Additionally, there have always been village anxieties and tensions about the poor. Poorer widowed or older single women in general did not have male supporters nearby to protect them against unconfirmed witchcraft accusations. And on numerous times, these women had many cats and other pets to keep them company and these were additional sources of witchcraft suspicions. Anderson (172) states that in experiment with witches in America, older women were very defenseless and tensions between old and new settlers were also present. Also recent research indicates that while old unmarried women were killed at the start of the witch craze, they were replaced by younger and married women. The European witch craze of the fourteenth to seventeenth centuries was an exceptional historical combination of accusations against individuals, particularly women, of whom the majority were possibly innocent.
Lastly, another theory that explains the witchcraft craze was the increased pervasiveness of syphilis and its attendant qualities that were related to the effects of ergot poisoning. From the late sixteenth to early seventeenth centuries, almost every level of society from nobles to peasants had syphilis. In the last stages of syphilis, unusual behavior is manifested, severe mental illness occurs, compounding the events that led to accusations of witchcraft.
Decline and end of witch hunts in seventeenth century Europe
The decline and end of witch hunts in late seventeenth century Europe was a gradual process which occurred as a result of multiple causes. The elements that led to a decline and end of witch hunts included new political or social phenomena, a new way of thinking, new legislations, and so on. Nevertheless, the elements also included, “â€¦the absence of whatever started them in the first placeâ€¦” (Yehuda 14). For this reason, the factors, which developed the widespread certainty in the supernatural into witch hunts, are closely related to the factors that led to the decline and end of the witch hunts. So, the decline and end of these hunts in contemporary Europe was a multifaceted and gradual process. The causes for the decline can be classified into four kinds of factors: social, political, intellectual/philosophical and institutional.
It is quite clear that the witch hunts were not only about religion; social factors played a significant role. Over the years, scholars have assembled numerous records and have found connections among the accused witches (Trevor 278). As mentioned above, most of the witches were vulnerable women; those who had weak financial basis and those that lacked standing in the society. Simply put, these women had no or very little source of protection, be it money, a husband, or social status against accusations. But, as conditions improved and time passed, there were less of these vulnerable women, and so, fewer women were persecuted for their alleged affiliation with witchcraft. The implementation of the Poor Law is a historic event that reveals this pattern. The Poor Law exclusively defined the ‘poor’ and classified them into ‘incapable poor’ who could provide for themselves or work, the ‘able -bodied poor’, those who were competent of labor but who could not find any work, and the beggars (Trevor 278). Moreover, the Poor Law made provisions to provide materials and relief to these people. A substantial number of the vulnerable women mentioned above fit the groups of the ‘poor’ and were thus supported. In England, the decline of witch hunts in sixteenth and seventeenth century can be partially attributed to this social improvement.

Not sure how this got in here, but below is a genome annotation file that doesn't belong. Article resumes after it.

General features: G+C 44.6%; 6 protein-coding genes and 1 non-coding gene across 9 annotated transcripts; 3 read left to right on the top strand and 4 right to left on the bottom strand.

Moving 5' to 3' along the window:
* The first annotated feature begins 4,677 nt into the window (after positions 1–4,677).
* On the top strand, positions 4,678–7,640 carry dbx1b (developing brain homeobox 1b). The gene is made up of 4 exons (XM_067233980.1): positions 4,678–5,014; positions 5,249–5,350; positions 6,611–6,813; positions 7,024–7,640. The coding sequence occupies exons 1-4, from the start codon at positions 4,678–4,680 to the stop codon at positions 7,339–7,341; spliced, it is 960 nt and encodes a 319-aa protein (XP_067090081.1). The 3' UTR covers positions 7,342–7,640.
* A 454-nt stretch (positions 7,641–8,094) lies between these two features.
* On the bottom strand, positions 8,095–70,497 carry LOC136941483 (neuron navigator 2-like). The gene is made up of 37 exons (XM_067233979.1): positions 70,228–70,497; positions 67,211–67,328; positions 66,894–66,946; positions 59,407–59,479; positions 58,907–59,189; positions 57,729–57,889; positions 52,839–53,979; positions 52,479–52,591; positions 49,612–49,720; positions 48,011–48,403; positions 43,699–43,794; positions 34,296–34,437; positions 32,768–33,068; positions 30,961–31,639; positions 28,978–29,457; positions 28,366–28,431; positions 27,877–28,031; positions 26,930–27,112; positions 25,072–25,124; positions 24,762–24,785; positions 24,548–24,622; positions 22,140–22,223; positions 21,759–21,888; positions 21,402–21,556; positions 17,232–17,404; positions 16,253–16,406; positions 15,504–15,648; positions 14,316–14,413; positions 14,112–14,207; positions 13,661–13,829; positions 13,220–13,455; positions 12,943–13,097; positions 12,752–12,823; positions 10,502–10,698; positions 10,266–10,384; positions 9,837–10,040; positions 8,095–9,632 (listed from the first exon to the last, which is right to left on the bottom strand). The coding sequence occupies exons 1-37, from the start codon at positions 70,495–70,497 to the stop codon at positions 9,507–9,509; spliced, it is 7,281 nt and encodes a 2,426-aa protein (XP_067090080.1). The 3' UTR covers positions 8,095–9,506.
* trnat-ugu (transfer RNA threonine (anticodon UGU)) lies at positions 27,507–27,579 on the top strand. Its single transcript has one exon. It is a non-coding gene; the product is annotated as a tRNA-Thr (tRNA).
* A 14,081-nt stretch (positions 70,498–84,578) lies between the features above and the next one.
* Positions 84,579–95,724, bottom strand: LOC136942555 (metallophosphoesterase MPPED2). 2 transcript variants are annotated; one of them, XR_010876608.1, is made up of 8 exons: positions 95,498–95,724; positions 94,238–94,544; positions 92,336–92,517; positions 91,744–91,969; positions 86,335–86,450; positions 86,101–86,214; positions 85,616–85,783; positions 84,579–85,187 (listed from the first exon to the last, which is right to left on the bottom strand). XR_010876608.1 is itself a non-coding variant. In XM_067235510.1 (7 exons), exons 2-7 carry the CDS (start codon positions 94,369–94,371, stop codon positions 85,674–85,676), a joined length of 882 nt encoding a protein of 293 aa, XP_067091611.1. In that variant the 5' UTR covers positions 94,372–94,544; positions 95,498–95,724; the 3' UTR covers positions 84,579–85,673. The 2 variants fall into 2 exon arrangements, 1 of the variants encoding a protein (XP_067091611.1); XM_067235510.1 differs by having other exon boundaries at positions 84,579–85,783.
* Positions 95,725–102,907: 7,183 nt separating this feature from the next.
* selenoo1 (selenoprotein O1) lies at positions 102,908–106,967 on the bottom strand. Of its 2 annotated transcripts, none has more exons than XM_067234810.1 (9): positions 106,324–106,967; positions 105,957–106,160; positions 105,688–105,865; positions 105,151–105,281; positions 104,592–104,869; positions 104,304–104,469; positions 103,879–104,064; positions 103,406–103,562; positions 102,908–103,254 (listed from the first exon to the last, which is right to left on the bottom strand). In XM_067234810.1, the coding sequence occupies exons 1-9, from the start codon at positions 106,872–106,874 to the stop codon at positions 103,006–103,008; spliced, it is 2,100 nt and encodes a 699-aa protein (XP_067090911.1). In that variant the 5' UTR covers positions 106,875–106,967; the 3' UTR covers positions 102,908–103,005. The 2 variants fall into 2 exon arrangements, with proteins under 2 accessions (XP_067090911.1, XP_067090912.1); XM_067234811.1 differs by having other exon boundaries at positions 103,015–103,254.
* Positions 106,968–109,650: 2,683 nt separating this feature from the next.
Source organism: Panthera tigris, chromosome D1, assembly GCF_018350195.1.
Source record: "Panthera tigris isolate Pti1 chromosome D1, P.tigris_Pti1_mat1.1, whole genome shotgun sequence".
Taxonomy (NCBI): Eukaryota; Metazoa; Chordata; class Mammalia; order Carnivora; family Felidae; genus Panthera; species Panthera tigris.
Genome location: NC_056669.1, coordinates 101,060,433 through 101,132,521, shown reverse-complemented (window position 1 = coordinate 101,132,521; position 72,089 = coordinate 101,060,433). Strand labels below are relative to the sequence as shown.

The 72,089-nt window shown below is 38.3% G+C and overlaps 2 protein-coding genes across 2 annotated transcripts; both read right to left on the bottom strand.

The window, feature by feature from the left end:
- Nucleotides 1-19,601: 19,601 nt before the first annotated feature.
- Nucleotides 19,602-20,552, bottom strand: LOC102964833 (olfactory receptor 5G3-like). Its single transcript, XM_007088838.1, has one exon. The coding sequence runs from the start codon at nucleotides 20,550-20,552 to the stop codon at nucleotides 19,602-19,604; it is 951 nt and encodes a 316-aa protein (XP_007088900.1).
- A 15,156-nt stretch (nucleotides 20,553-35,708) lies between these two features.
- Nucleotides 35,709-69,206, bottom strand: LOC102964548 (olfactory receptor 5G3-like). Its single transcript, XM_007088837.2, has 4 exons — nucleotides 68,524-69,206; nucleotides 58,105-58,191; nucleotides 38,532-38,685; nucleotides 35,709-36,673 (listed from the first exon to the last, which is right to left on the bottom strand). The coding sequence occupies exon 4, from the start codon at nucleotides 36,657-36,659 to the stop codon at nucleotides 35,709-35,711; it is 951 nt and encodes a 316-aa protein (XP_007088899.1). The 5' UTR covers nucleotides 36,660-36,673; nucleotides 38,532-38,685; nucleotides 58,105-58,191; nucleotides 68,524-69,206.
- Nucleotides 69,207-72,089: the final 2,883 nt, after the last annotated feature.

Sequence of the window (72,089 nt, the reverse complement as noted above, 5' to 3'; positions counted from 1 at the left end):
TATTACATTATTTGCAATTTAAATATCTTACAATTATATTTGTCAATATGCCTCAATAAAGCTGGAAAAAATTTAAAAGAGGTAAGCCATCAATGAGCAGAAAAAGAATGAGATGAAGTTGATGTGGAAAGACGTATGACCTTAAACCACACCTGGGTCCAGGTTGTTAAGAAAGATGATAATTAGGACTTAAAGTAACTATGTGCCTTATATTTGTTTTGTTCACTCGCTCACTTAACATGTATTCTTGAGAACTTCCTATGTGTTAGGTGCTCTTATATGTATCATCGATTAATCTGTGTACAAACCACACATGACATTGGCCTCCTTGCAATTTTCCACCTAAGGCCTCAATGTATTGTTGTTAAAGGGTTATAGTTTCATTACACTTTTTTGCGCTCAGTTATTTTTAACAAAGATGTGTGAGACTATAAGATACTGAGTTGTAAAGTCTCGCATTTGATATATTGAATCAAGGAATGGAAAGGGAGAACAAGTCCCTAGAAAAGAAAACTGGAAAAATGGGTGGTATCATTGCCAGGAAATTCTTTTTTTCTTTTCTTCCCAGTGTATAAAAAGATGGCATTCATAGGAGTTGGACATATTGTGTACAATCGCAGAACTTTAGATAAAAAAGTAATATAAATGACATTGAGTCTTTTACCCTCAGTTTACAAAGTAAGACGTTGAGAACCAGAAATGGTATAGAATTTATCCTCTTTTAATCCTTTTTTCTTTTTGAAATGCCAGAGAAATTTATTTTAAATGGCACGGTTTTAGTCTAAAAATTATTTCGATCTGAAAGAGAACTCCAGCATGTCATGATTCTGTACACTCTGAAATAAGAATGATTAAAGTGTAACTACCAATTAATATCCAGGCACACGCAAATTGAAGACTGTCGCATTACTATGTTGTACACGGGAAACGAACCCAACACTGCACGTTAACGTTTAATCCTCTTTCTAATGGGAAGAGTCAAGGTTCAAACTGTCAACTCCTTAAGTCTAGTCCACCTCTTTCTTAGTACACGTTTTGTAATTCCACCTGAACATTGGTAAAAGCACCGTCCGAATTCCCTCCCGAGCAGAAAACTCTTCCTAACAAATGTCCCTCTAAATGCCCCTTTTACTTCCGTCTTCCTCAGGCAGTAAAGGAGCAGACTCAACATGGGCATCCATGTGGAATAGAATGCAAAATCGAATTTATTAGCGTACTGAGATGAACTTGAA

Another social factor which contributed to the end and decline of witch hunts in Europe involved tolerance in the society. In Europe, the sixteenth and seventeenth centuries saw frequent and large scale conflicts over religious identity within and between states. But, in other parts of the European society, concepts like tolerance were being spread and gained many supporters. The idea behind tolerance was not that sorcery or devil worshipping was socially acceptable, but that if individuals engaged in any sorcery or devilish acts, which did not interfere with the welfare of the society or anyone, people would not hunt them down. This change in the society considerable aided the decline of witch hunts. Also, all through the middle ages and on, disruptions, changes, revolutions and social upheavals plagued Europe. And as Europe stepped into the seventeenth and eighteenth centuries, it experienced social developments and a general stability in societies; this time frame matches up to the time frame in which the witch hunts declined and ended.
Philosophical / intellectual factors
In Europe, various notions and schools of thoughts developed during the period of witch hunts. Some of them were successful in persuading many people to abandon such hysterical and irrational practice. The period between the seventeenth and eighteenth centuries, Europe experienced the Enlightenment and the Reformation when the zeal for witch hunts started to cool off. The rise of secular rationalism started around this time. And, an arrangement of secularism, which is “â€¦the affirmation that particular institutions or practices should separately exist from religious belief or religionâ€¦” (Trevor 280), and rationalism, which appeals to reason, convinced Europeans to dismiss sorcery and devilry. Individuals who upheld secular rationalism and those who believed had intellectual superiority started treating the belief in witch hunts as nonsense. This trend started with early Enlightenment’s intelligentsia (Pagel 145). With such a group of individuals speaking against witch craft, the figure of witch hunts significantly declined.